Men are thought to be more likely to experience manic episodes than women and less likely to experience depressive episodes than women. Men also report higher rates of Bipolar I disorder than women, who report more Bipolar II, and relatedly, men reportedly experience hypomania and mixed episodes less than women.

Many men may not be aware of the ways their symptoms may differ from other expressions of bipolar disorder. This can be a significant obstacle to a person’s ability to recognize the potential signs of bipolar disorder and seek help.


Likelihood of seeking care

Research suggests that men are less likely to receive treatment. This is true of all mental health disorders. Choosing to seek help for your mental health disorder can have considerable benefits.

For instance, those who do seek help may be less likely to experience trouble at work and in their relationships. They may be less prone to developing other mental health symptoms and may become less likely to turn to substances to manage their symptoms.

Treatment options

There are multiple ways to treat bipolar disorder. People may need different treatments, depending on their needs, and some people may experience relief after trying a combination of treatments. The key may lie in trying different things until you find what works best for you. Some forms of treatment include:

Prescription medication

There are different types of medication that can work to treat bipolar disorder. These include antidepressants, mood stabilizers, and antipsychotic medication, among others. Medication can help you to gain control over your symptoms while you work on using other forms of treatment to develop strategies and skills to help you manage bipolar disorder more effectively in the long term.

Some may find that they respond well to medication and others may find that they prefer to focus on another form of treatment. Talking with a medical professional is perhaps the best way to determine what type of medication is going to be the best for you. Once you are taking medication, it can be important that you monitor how you are responding both physically and mentally. Communicating about what works and what doesn’t with your doctor or psychiatrist can help you find a solution that fits your needs.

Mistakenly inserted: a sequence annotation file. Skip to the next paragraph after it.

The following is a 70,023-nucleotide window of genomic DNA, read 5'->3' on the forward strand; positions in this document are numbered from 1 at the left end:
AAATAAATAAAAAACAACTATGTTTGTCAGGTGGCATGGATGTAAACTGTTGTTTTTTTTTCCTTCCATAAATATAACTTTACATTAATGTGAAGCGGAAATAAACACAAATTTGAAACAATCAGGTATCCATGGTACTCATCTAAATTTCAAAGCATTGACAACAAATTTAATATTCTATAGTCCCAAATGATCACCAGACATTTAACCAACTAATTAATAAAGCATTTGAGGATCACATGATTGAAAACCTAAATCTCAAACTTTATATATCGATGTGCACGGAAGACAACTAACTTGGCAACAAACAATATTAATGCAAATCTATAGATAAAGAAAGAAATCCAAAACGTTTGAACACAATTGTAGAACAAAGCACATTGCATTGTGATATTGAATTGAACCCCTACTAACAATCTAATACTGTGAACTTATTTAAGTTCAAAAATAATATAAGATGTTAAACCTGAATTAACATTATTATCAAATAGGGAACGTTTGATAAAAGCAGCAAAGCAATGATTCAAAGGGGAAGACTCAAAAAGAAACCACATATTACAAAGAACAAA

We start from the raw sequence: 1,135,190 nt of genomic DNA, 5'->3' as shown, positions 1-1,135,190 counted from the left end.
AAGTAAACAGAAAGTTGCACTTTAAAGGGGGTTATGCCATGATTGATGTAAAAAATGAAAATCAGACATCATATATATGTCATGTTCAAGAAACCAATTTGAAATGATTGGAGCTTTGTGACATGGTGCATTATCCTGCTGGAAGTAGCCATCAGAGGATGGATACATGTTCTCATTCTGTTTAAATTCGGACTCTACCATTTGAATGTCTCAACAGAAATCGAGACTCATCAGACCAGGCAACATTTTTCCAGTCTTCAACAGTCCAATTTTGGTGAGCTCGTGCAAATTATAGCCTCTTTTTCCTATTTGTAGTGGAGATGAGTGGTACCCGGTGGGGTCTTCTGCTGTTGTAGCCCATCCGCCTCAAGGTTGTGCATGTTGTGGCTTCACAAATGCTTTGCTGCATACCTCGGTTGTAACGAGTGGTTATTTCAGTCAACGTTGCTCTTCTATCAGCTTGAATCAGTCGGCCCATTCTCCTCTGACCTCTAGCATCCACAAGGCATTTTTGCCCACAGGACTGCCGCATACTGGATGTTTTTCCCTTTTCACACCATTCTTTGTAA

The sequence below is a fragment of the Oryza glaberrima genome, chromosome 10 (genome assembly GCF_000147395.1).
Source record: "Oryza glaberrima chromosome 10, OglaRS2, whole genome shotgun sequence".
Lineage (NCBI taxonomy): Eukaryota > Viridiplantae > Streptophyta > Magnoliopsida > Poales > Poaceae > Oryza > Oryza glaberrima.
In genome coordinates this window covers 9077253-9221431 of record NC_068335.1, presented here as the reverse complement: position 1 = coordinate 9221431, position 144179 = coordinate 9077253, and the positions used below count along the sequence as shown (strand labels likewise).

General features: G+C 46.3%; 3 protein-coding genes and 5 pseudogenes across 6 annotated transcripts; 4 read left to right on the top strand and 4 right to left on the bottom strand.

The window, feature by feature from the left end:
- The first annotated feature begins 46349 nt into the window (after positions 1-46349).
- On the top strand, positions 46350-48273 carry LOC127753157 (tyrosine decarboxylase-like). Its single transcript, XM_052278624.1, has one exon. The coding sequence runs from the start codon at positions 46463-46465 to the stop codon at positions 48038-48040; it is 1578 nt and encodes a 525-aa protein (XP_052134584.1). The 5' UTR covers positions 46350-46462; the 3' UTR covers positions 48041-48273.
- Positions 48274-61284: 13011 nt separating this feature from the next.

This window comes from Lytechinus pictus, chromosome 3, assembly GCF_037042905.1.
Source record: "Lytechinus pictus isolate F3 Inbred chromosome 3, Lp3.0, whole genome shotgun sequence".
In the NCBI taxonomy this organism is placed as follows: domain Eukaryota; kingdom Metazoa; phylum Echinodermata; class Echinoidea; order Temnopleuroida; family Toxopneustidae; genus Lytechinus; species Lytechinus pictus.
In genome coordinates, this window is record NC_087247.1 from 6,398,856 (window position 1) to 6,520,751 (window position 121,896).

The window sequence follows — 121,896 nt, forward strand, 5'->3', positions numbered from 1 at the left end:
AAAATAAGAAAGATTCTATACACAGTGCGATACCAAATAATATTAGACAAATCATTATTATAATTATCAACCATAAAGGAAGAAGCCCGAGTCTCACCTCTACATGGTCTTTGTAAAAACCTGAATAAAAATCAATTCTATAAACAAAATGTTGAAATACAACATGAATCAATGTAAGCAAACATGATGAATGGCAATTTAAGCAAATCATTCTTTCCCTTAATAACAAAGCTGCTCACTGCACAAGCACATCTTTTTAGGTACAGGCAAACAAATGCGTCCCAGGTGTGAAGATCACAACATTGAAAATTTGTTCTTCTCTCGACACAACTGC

Psychological counseling with a behavioral health professional can help an individual with bipolar disorder receive emotional support, develop coping mechanisms, and address comorbid disorders. When it comes to bipolar disorder, three forms of therapy generally seem to be the most effective. These include cognitive behavioral therapy (CBT), social rhythm therapy, and family-focused therapy.

Cognitive behavioral therapy

CBT is a form of therapy that can help you learn the connection between your emotions, thoughts, and behaviors. With this form of therapy, a mental health professional can show you how to identify negative thought patterns in your life and understand how they might affect your behavior. When you learn to recognize the thoughts, you can replace them with positive ones.

Social rhythm therapy

Social rhythm therapy is often combined with interpersonal therapy. They work together to address the different areas of your life that may be affected by bipolar disorder. Interpersonal therapy works to address the problems that you may have in your close relationships, while social rhythm therapy focuses on other areas of life that can be impacted by your symptoms. This includes things like diet, exercise, sleep habits, and more. Tackling these goals can help you learn to avoid triggers, set yourself up for success, and begin to heal from some of the challenges that may contribute to your symptoms.

Do you think you may show signs of bipolar disorder?

Family-focused therapy

Family-focused therapy works to provide a person’s entire family with resources and tools for managing bipolar disorder symptoms. Because the disorder can impact others around you as well as yourself, it can be helpful for everyone to understand what you’re experiencing and how to best support you.

Regardless of which type of therapy works best, you may be able to benefit from online therapy options. Working with a therapist online can help save you time, money, and stress, as there’s no need to drive to an in-person office (or even leave your home) to receive the professional care you may need. 

Research suggests that online therapy options can be beneficial for many mental health disorders, including bipolar disorder. In fact, one recent study showed that those experiencing a depressive episode that were treated with CBT over the Internet achieved comparable outcomes to those who were treated in person. Making treatment as convenient as possible may help you stay consistent and motivated as time goes on.


Bipolar disorder can affect anyone, but it often isn’t recognized equally among men. That is why learning to identify potential symptoms and the various ways they may express can be vital – your experience may be different, but that doesn’t mean it is less valid. If you think you or someone you know might be showing signs of bipolar disorder, you may benefit from seeking help from a licensed professional.